Slava Ukraini!

Russia’s invasion of Ukraine is an unjustified assault on a sovereign democracy and we must stand united in response.

Russia’s strongest soft power tool against the west is the threat of cutting off gas and oil to Europe. Boycotting other products is useful, but addressing this primary threat to a unified response from the West should be prioritized. From the BBC - Ukraine conflict: How reliant is Europe on Russia for oil and gas?

Our proposal is proactive consumer side rationing. Give politicians the power to take a tough stance now.

  1. Temporarily combine households, move in with friends or family, turn down thermostats in empty homes to 10°C.

  2. If not possible, turn down your thermostat as much as you can tolerate, wear a jacket inside.

  3. Avoid unnecessary electricity use, as lots of power generation is also dependent on Russian gas.

  4. Avoid unnecessary driving and other travel.

Even if your country doesn’t import many Russian energy products, please participate in rationing anyway.

Generating a surplus among allies will open up opportunities to re-distribute resources if Russia does cut off some or all countries. Oil can be shipped on tankers as can natural gas in the form of liquid natural gas (LNG). An article on this subject from the Economist - If the supply of Russian gas to Europe were cut off, could LNG plug the gap?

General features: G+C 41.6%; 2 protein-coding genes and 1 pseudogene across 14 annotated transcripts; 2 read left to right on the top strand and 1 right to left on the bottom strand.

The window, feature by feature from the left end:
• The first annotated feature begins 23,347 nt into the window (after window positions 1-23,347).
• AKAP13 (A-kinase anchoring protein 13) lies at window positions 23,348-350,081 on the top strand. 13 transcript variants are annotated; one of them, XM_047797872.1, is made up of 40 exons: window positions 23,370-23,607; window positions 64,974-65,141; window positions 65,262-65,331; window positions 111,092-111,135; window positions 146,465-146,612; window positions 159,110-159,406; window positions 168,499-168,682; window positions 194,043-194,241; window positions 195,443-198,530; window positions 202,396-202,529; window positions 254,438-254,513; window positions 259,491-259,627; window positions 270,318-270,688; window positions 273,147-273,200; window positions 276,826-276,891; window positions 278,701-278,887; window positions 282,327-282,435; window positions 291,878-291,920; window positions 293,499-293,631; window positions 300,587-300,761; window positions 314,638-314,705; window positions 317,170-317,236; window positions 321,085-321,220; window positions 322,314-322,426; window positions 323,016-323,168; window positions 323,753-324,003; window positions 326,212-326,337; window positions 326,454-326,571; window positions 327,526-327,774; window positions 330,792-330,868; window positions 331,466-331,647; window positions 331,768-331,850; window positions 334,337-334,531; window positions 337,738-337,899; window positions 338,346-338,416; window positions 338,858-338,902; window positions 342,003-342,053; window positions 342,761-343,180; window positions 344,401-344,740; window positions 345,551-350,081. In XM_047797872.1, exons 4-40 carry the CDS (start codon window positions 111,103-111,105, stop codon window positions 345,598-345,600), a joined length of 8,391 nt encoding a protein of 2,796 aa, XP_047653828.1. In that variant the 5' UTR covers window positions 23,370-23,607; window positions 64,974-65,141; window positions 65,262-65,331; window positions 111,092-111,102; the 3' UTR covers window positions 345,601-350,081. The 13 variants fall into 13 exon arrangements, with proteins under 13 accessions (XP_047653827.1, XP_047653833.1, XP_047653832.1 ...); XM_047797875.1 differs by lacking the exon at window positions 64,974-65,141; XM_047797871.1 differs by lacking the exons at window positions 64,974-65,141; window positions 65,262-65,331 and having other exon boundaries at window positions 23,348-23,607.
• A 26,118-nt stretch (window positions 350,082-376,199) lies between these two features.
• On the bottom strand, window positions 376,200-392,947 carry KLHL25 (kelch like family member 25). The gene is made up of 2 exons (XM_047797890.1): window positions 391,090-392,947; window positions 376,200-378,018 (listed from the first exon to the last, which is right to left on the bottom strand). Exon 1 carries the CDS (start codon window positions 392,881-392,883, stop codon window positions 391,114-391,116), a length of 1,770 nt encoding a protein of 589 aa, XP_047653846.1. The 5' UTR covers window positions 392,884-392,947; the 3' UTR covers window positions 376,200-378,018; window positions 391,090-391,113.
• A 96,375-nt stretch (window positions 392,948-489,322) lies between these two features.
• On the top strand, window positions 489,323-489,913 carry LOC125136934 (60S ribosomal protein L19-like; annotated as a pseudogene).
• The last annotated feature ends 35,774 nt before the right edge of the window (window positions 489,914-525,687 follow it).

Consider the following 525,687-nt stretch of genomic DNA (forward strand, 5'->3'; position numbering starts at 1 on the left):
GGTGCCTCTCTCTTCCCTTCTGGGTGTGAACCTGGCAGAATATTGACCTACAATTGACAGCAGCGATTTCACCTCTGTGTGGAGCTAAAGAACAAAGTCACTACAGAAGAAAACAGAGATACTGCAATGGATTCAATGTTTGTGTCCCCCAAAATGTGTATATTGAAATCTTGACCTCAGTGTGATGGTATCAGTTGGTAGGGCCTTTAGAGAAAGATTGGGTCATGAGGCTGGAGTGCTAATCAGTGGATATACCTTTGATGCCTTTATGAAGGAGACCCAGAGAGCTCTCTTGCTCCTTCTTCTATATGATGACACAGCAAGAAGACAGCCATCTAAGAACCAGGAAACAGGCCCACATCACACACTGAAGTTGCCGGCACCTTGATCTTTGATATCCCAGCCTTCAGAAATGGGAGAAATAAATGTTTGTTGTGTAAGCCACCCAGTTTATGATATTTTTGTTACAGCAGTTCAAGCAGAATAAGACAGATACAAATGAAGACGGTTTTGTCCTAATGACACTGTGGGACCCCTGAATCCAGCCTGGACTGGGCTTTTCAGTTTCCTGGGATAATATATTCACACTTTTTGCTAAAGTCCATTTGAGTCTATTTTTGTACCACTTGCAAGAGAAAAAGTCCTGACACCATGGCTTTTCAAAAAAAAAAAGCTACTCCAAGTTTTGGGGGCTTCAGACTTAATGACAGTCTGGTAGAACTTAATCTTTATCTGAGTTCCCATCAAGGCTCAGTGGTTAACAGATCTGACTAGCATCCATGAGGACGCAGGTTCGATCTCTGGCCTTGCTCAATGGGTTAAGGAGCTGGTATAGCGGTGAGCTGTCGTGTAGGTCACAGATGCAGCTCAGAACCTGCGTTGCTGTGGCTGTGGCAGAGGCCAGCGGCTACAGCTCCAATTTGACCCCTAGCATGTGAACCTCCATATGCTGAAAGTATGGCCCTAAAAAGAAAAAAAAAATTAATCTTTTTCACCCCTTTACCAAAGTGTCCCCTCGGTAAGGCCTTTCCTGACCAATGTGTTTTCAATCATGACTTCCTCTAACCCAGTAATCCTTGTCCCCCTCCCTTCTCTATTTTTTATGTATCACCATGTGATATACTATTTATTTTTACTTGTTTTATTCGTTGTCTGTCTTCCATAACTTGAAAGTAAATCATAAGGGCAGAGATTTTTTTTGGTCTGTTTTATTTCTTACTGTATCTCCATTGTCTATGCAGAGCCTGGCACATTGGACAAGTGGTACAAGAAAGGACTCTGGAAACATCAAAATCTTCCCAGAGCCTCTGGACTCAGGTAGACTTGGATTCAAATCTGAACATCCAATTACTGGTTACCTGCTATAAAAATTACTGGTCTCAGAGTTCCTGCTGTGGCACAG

If enough people do this we could prevent a catastrophe if Putin stops the gas or oil supply. If he doesn’t, it will decrease money flowing into Russia in the meantime.

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Articles about how hard planning for this eventuality is for governments and energy providers right now.

What if Moscow turns off the gas as the Ukraine conflict deepens?

"If Russia halts its supply of gas to Europe to retaliate against the punishing sanctions for its invasion of Ukraine, the region should still be able to make it through next winter. But it won’t be easy or cheap."

Preparing for the first winter without Russian gas

A previous Bruegel blog explored three scenarios to see whether Europe could survive this winter without Russian gas. This blog post updates this analysis to consider the coming year and outlines three scenarios in more detail.
  1. No Russian imports: Even record high non-Russian imports would not be enough to sufficiently refill storage ahead of next winter. Europe would need to reduce demand by at minimum 400 TWh (or 10%-15% of annual demand). This is possible. A portfolio of exceptional options could abate at least 800 TWh.
  2. Limited Russian imports: The Nord Stream 1 and Turkstream pipelines would operate (60 TWh/month), while Ukraine transit, Yamal and flows to the Balkans are stopped. Gazprom would earn a lot of money from high prices and maintain control over the EU’s gas supply, while Europe would still suffer from a highly volatile gas market.
  3. Average Russian imports: Russian exports to the EU market closely resemble 2021, which we consider roughly equal to Gazprom’s long-term contractual obligations. Without energy sanctions from either side, this is likely to be the prevailing scenario. It would allow storages to be easily replenished and lead to lower prices.

Reuters - Factbox: What are Europe's options in case of Russian gas disruption?